Beef Plan pinpoints 13 key grievances with meat industry

The Beef Plan Movement has compiled a list of 13 issues affecting the wider beef and sheep-meat industry that it is requesting Meat Industry Ireland (MII) to review.

The list has been compiled by representatives from the group who have said a copy of it has been sent to the Minister for Agriculture, Food and the Marine, Michael Creed, as well as representatives from MII.

The list contains 13 issues that the group believes need to be reviewed as well as a description of how each one is impacting on Irish cattle and sheep farmers. It also contains a policy change request that the group is recommending for each issue.

The list of issues is as follows:

The claimed issues identified by the group are as follows:
  • “The use of an upper age limit to influence the price offered for steers and heifers;
  • “The use of an upper age limit to influence the price offered for young bulls;
  • “The use of an upper limit of herd-to-herd movements to influence the price offered;
  • “70 days single farm residency required for recognition as a Bord Bia quality-assured animal;
  • “Carcass weights threshold for cattle and sheep changed without reasonable notice period;
  • “Excessive trim being taken from carcass (cattle and sheep);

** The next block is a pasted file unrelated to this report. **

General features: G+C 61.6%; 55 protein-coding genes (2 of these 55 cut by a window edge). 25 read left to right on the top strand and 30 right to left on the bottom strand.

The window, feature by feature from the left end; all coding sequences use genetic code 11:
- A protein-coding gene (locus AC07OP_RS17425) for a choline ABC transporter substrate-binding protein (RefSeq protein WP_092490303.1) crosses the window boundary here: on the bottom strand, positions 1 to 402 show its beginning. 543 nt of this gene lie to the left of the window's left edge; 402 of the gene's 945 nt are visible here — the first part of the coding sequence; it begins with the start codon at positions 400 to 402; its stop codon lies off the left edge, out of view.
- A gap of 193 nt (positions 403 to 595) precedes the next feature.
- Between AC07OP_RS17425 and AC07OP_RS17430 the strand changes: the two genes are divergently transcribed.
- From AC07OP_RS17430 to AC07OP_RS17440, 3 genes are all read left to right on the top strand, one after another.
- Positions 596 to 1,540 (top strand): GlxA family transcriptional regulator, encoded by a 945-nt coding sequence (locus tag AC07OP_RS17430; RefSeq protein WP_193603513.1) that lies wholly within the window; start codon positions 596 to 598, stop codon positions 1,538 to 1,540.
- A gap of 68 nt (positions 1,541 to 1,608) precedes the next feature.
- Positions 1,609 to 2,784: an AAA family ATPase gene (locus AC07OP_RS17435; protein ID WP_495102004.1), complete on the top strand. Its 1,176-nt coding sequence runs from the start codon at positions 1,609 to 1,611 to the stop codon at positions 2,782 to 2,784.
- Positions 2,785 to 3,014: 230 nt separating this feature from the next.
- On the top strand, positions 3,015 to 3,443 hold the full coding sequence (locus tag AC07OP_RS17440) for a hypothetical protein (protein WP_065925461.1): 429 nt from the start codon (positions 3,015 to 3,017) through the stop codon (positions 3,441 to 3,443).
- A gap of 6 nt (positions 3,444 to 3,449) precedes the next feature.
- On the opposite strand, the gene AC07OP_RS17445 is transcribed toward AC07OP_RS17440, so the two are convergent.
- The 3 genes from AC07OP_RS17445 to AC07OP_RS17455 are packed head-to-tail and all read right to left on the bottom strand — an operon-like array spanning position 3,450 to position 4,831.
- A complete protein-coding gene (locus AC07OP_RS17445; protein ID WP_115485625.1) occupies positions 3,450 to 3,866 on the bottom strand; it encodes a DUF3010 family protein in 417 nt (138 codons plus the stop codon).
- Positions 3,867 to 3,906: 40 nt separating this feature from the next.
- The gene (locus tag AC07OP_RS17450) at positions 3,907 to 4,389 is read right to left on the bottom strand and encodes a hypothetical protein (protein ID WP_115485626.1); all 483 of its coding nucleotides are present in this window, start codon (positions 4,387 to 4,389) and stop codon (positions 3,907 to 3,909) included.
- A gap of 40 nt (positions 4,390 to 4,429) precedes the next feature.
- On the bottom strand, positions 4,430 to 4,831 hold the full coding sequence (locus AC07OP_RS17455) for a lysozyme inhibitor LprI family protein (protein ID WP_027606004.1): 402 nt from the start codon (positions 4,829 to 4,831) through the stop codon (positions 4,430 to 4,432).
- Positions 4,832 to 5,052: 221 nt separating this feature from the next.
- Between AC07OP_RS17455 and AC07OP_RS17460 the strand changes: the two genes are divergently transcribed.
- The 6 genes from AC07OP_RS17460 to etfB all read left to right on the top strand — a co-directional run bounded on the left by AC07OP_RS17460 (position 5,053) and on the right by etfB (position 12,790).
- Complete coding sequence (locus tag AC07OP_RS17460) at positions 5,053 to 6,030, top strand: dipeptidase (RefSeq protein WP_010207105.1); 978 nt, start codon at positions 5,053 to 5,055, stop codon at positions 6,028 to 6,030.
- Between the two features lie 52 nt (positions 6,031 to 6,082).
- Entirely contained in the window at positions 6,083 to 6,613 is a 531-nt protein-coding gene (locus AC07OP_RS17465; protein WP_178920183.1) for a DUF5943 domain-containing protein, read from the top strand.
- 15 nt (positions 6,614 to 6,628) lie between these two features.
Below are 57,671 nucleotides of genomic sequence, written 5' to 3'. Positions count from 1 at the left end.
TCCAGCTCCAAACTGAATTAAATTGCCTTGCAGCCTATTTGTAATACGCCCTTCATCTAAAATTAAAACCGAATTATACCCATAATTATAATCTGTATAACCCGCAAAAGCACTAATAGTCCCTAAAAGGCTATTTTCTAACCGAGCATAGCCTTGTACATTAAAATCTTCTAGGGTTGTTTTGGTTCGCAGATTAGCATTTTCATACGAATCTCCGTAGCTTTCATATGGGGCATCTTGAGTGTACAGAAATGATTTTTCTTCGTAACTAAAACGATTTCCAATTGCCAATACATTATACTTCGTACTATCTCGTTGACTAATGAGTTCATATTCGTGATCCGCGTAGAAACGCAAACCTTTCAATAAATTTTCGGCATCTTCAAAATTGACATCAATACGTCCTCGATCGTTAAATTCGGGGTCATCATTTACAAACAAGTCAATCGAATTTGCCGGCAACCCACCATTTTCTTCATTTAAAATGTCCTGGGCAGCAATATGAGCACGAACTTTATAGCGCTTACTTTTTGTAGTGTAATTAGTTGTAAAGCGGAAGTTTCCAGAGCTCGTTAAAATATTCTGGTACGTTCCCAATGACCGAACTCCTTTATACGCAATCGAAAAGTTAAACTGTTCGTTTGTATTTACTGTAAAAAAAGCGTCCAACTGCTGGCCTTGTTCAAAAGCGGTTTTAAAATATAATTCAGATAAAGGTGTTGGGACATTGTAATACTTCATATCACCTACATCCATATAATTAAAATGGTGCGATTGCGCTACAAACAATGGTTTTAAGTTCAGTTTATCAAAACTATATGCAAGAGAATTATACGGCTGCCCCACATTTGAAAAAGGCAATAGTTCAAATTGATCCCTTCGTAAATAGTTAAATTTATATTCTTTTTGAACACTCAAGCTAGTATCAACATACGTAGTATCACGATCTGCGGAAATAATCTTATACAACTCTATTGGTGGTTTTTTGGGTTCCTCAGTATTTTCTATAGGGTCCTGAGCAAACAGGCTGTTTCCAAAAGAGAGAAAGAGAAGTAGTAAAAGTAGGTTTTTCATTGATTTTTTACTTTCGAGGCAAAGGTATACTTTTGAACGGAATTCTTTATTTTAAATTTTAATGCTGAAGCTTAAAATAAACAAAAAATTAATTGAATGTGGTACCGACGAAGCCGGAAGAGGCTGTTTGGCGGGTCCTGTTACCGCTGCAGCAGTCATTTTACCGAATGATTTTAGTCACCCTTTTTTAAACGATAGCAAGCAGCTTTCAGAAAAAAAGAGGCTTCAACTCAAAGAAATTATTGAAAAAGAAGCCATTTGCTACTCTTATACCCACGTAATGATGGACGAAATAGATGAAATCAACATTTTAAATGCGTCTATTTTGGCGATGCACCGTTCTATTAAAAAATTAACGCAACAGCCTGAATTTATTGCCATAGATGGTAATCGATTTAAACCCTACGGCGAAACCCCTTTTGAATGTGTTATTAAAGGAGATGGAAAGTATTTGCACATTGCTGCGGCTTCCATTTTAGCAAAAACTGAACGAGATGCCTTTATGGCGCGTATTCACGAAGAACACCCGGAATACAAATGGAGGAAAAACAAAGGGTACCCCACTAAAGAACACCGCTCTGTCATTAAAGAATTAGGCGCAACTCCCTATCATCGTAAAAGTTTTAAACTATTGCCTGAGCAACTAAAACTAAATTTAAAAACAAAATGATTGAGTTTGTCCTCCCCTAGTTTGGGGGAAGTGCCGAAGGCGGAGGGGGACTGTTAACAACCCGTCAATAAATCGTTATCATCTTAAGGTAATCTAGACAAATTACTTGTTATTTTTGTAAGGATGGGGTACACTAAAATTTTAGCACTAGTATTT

• “Excessive trim influencing carcass grade assigned by mechanical grading machines;
  • “No independent manual grade appeals process;
  • “QPS grid price differentiation between grades;
  • “All terms of business not clearly provided by a processor;
  • “Agents working for more than one processor;
  • “Insurance paid by farmers for animals delivered to processors;
  • “EID sheep tags.”

The move comes as the group is escalating its protests outside the gates of meat processing factories across the country.

Earlier today, Wednesday, August 7, the movement issued a response to MII amid the ongoing farmer protests outside meat factories – highlighting that its beef farmer members are “not obliged” to sell their cattle and have “no contractual requirements” to do so.

The farmer organisation added that any disruption caused to MII members by ongoing demonstrations is something that processors “will have to manage in the running of their businesses”.